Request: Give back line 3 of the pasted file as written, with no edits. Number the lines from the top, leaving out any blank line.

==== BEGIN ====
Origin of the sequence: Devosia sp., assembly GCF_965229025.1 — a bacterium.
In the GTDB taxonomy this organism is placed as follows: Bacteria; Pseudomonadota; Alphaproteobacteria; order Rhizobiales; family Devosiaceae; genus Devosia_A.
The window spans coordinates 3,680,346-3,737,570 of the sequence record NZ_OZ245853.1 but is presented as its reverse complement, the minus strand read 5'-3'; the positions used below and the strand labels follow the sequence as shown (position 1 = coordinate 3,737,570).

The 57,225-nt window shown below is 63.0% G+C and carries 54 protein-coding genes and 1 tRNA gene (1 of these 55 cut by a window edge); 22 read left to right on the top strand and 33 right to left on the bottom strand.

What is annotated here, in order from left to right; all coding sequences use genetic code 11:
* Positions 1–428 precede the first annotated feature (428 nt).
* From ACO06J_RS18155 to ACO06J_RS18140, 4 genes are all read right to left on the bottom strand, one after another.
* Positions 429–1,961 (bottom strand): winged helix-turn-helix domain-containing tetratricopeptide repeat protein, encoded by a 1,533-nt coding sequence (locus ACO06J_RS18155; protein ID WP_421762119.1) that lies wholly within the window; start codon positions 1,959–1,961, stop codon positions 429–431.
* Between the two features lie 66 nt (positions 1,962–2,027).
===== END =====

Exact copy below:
The window spans coordinates 3,680,346-3,737,570 of the sequence record NZ_OZ245853.1 but is presented as its reverse complement, the minus strand read 5'-3'; the positions used below and the strand labels follow the sequence as shown (position 1 = coordinate 3,737,570).